Peter, Paul say songs ‘woo’ teenagers

Noel Paul Stookey, far left, the Paul in Peter, Paul and Mary, often sees a transformation take plac

Noel Paul Stookey, the Paul in Peter, Paul and Mary, often sees a transformation take place in the younger members of his audience during his performances.

“Older folks will bring their squirming teens in, who can’t believe they’re about to sit through something as boring and ancient as Peter and Paul of Peter, Paul and Mary — ‘Aren’t these the guys who sang “Puff the Magic Dragon?” ’” Stookey said from his home in Blue Hill, on the coast of Maine.

“Then, about a third of the way through, it’s, ‘I don’t get what they’re singing about, but they play some pretty good guitar.’ By two-thirds of the way in, they’re singing along with us. I think they get wooed — there’s that first hesitancy because it’s not their generation’s music, but I think they get wooed by the message — ‘This is something I can apply to my own life.’ ”

For Stookey, folk music has always been about commenting on society and bringing people together — as he put it, the first form of “infotainment.” And because of this, it will remain relevant.

Constant discovery

“I think folk music, as a concept, will always be discovered by younger audiences,” he said.

Peter Yarrow and Noel Paul Stookey

When: 8 p.m. Friday

Where: Proctors, 432 State St., Schenectady

How Much: $90-$20

More Info: 346-6204,

“They start off with Jonas Brothers or Miley Cyrus, and soon they want some more substance — and that’s not to say that Miley and Jonas Brothers don’t start looking for substance in their material as well. I think life is an evolving process, and I feel very fortunate that I’m part of that process.”

Or, as he quipped earlier in the conversation, “Folk, just like Neil Young says, never sleeps — ‘Rust Never Sleeps,’ and neither do folkies.”

Stookey has been touring this year with Peter Yarrow for another reason as well. In September of last year, Mary Travers died due to complications from chemotherapy, having been diagnosed with leukemia in 2005. The duo’s shows this weekend, including a stop at Proctors on Friday night, will pay tribute to Travers and her place in the legendary ’60s folk trio.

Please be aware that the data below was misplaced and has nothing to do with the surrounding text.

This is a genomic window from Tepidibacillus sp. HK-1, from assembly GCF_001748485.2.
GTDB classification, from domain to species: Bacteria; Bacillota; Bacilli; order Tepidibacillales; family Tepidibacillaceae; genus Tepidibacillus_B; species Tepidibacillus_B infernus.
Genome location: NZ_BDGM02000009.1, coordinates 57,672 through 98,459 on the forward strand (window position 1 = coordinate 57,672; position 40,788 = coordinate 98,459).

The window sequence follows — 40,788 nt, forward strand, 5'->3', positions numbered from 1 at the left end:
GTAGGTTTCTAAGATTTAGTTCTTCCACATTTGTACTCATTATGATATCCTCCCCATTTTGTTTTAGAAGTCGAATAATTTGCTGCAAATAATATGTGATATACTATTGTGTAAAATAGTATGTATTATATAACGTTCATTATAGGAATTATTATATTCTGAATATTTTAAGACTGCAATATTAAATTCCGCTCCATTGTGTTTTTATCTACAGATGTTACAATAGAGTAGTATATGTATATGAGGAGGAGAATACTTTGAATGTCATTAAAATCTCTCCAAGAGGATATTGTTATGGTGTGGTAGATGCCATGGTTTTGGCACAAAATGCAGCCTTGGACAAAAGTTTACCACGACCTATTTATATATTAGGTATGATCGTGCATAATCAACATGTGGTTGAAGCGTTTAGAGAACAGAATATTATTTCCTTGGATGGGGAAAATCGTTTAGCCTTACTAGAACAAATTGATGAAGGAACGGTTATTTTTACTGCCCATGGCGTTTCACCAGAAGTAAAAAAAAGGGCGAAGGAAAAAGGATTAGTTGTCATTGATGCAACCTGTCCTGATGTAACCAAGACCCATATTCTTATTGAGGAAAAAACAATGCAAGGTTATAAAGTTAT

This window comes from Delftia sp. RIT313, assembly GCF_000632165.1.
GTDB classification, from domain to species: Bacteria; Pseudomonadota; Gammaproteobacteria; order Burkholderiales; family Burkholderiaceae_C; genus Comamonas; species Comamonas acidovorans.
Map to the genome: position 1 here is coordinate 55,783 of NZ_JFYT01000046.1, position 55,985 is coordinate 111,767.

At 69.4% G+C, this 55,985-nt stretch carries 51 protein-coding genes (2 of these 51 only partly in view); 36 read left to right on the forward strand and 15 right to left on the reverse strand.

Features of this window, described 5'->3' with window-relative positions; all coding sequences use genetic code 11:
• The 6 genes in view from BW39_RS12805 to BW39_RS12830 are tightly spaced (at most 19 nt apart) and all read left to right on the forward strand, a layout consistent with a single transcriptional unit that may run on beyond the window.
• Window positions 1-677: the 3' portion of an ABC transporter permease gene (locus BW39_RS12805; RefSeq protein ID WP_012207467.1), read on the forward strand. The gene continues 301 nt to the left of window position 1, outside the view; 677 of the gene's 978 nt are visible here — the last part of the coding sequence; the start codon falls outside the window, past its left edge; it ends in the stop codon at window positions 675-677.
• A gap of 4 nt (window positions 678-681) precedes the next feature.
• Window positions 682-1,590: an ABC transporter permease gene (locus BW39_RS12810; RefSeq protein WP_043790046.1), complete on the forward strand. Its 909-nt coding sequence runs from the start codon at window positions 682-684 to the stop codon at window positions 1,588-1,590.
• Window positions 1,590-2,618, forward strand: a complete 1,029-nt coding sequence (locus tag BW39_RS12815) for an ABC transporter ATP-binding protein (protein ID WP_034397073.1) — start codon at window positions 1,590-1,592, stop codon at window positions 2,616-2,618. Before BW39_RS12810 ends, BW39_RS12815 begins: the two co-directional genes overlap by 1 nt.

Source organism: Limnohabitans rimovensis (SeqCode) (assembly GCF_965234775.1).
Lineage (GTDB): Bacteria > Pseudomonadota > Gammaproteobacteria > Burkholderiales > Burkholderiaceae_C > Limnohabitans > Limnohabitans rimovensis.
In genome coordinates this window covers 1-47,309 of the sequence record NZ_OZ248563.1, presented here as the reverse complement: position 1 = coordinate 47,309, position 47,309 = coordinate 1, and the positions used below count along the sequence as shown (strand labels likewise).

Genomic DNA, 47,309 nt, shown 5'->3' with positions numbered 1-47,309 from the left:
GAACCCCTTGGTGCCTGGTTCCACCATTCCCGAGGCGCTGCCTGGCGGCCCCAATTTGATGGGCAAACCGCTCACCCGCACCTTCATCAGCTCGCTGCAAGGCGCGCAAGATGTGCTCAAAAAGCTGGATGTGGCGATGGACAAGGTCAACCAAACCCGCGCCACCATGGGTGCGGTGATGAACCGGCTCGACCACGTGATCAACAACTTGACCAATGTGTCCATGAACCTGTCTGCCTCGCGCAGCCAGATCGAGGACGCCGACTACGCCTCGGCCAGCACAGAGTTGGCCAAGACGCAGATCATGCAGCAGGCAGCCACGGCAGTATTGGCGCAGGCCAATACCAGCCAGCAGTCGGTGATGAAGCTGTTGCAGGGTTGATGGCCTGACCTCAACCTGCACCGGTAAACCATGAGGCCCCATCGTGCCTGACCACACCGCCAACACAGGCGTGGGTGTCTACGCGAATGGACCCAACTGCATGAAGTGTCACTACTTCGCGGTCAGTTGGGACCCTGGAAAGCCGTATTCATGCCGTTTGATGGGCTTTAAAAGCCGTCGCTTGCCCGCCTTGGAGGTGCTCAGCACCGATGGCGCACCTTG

“It’s really curious, but the audience sort of becomes that third voice in her absence,” said Stookey, of his duo performances with Yarrow. “I think to a large extent, the audiences who came to hear Peter, Paul and Mary are still in the process of saying goodbye. That kind of show will ultimately not be relevant in time, but for this year . . . it seems to make sense.”

When he says that the audience “becomes that third voice,” he means it literally. At the duo shows Yarrow and Stookey have performed this year, the crowds have sung Travers’ parts on classics such as The Weavers’ “If I Had a Hammer” or Bob Dylan’s “Blowin’ in the Wind.”

“I was surprised when Peter and I started doing these shows, because it was obvious that people still want to hear Peter, Paul and Mary music,” Stookey said. “The structure of the shows is more or less the same [as with Peter, Paul and Mary] — we come out, acknowledge Mary’s absence, and lo and behold, her absence is almost as strong as her presence.”

As with Peter, Paul and Mary shows, the duo shows allow room for Yarrow and Stookey to perform solo material. The duo were also involved in a PBS special, “The Peter Yarrow Sing Along Special,” which aired last month and featured new material that will be performed at their coming shows as well.

Peter, Paul and Mary was formed in 1961 and had its heyday in the initial folk revival movement during the ’60s, helping to bring the songs of such luminaries as Dylan to a wider audience with their crisp harmonies and clean sound. Despite an eight-year hiatus from 1970-1978, the trio had remained together up through 2009, touring off-and-on and releasing the occasional studio album.

When the group broke up in 1969, it was at the height of their fame. At the time, the trio was touring anywhere from 200 to 250 dates a year.

“I just knew that life was too crazy, and I had to move to the coast of Maine — my wife and I moved up here following what we called time off for good behavior,” Stookey said.

Self-sufficient life

“We moved up here with our three daughters; I did some farming, we had livestock. I got to know, in that great, wonderful opportunity to live in the country, what it was like to be at least somewhat self-sufficient. When the invitation came to get back together again, it was for a benefit, and we were always doing benefits. I didn’t really think it was going to lead to anything, although my wife said she knew.”

After reuniting, the trio tempered group work with solo pursuits, playing no more than 60 shows a year. When Travers was diagnosed with leukemia, touring dropped off to 20 to 30 shows a year. “But she sang really until May of the year that she died,” Stookey said.

Yarrow’s solo work has leaned toward children’s book publishing and teaching with his Operation Respect, which aims to teach tolerance and non-bullying in schools. Stookey has continued with his solo musical career, releasing his last album “Facets” in 2007. He has plans to enter the studio in January for a new release next year.

“Sometimes people ask us how this has stayed together for as long as it has, and aside from the obvious affection and love we had, and have, for one another, there is this issue of respect,” he said.

“The three of us each had our moment, our arena where we could express our personal perspective on politics and spirituality. When that happens — why do most bands break up? It’s mostly because one or two members feel they have no chance to express themselves.”

Categories: Life and Arts

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